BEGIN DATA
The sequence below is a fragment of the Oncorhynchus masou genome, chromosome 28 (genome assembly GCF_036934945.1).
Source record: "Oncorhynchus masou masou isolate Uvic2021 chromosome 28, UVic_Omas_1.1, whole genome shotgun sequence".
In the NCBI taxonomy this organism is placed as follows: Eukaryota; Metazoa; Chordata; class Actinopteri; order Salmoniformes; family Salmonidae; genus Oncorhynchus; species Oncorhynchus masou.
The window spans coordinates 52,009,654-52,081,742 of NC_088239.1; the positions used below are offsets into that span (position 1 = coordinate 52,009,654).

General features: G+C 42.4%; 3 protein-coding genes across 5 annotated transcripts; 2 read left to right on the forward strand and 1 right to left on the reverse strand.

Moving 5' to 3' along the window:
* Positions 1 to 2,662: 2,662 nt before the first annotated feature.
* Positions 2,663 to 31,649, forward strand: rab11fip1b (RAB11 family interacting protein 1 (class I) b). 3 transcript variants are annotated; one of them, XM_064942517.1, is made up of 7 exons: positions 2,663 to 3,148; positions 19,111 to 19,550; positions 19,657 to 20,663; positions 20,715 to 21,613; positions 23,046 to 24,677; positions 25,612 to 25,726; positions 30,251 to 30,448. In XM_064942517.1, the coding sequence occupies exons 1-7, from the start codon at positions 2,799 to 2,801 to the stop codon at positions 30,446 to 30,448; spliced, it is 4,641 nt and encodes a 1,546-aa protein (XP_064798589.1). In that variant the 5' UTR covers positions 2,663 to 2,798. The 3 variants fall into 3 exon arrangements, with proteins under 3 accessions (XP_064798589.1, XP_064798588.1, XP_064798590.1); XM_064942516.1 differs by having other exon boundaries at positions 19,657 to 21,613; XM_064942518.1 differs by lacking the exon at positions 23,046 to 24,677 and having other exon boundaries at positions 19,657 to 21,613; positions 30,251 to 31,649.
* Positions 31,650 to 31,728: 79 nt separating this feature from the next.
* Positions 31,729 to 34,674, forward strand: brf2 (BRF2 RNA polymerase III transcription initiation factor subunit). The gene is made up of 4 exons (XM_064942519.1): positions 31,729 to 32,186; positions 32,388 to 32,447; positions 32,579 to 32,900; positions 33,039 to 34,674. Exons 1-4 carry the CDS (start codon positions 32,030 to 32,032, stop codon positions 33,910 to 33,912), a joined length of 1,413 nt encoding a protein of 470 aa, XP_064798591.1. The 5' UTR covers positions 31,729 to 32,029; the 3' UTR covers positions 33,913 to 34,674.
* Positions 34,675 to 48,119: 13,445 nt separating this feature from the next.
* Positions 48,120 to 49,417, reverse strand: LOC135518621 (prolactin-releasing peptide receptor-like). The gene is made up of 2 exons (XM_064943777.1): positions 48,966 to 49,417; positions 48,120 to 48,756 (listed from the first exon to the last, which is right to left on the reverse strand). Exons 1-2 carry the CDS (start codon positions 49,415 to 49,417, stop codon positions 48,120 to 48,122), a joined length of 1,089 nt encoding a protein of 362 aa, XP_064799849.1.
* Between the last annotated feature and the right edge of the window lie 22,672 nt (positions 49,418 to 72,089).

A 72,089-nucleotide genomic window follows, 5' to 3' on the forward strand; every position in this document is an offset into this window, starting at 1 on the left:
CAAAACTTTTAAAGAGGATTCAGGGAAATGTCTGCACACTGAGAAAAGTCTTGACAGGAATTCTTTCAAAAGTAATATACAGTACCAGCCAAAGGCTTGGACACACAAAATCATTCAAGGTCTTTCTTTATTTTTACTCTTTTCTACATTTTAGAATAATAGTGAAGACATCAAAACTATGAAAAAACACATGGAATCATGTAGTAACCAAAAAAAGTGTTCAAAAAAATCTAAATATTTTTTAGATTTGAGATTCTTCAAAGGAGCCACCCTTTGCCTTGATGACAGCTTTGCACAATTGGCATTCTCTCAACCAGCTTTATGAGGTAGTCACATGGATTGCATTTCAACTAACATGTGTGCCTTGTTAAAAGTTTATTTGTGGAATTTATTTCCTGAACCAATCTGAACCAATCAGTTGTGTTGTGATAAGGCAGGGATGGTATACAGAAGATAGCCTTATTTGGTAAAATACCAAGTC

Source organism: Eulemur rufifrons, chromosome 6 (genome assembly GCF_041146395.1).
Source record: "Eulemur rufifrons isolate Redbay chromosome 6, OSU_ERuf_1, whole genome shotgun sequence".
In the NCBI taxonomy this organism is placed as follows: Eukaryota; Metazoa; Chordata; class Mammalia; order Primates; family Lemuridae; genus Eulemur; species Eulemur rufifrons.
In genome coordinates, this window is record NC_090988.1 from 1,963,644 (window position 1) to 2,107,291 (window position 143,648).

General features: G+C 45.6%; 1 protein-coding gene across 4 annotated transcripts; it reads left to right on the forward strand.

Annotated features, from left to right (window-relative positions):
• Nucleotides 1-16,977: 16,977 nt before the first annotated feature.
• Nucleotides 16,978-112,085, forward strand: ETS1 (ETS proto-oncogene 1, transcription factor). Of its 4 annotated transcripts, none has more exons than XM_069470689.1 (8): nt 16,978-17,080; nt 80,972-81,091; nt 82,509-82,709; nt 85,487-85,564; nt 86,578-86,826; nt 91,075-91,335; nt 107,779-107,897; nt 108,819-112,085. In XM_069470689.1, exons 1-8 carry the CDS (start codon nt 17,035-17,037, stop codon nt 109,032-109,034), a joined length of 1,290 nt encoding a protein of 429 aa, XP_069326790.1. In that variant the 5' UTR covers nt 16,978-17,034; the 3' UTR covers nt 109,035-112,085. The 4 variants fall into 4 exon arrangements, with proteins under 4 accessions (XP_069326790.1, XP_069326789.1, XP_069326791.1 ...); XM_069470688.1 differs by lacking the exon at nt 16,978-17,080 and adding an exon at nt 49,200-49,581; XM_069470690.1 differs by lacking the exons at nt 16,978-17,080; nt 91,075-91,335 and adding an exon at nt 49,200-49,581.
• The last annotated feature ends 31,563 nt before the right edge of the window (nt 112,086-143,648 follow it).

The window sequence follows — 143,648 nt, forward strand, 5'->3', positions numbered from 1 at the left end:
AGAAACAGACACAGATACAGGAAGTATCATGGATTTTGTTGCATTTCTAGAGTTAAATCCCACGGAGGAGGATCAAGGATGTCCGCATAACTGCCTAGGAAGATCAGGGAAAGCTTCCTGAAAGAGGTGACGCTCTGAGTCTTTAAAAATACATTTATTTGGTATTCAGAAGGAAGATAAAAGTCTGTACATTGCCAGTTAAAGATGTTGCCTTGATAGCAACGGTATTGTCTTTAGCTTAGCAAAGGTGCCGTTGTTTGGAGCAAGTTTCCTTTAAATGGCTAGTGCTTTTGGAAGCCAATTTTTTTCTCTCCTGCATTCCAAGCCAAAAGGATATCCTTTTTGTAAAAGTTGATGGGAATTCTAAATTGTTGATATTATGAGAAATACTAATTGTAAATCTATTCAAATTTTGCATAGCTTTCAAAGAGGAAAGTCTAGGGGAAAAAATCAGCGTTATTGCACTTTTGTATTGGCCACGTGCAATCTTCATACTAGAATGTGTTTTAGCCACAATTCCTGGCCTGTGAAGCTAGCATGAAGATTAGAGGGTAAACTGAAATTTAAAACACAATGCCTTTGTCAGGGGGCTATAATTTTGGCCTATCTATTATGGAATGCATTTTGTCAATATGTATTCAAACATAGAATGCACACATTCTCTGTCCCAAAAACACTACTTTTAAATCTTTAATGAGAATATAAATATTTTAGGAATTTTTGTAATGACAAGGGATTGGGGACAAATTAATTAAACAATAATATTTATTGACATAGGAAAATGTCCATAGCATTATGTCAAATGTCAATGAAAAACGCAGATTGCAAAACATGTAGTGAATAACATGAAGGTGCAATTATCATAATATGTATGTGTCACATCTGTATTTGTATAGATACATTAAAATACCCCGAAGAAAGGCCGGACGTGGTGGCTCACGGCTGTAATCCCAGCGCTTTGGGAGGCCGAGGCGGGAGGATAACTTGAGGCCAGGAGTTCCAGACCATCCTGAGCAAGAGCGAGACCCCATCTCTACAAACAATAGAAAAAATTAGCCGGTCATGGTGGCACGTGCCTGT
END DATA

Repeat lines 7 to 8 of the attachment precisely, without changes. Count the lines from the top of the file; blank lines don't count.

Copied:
* Positions 1 to 2,662: 2,662 nt before the first annotated feature.
* Positions 2,663 to 31,649, forward strand: rab11fip1b (RAB11 family interacting protein 1 (class I) b). 3 transcript variants are annotated; one of them, XM_064942517.1, is made up of 7 exons: positions 2,663 to 3,148; positions 19,111 to 19,550; positions 19,657 to 20,663; positions 20,715 to 21,613; positions 23,046 to 24,677; positions 25,612 to 25,726; positions 30,251 to 30,448. In XM_064942517.1, the coding sequence occupies exons 1-7, from the start codon at positions 2,799 to 2,801 to the stop codon at positions 30,446 to 30,448; spliced, it is 4,641 nt and encodes a 1,546-aa protein (XP_064798589.1). In that variant the 5' UTR covers positions 2,663 to 2,798. The 3 variants fall into 3 exon arrangements, with proteins under 3 accessions (XP_064798589.1, XP_064798588.1, XP_064798590.1); XM_064942516.1 differs by having other exon boundaries at positions 19,657 to 21,613; XM_064942518.1 differs by lacking the exon at positions 23,046 to 24,677 and having other exon boundaries at positions 19,657 to 21,613; positions 30,251 to 31,649.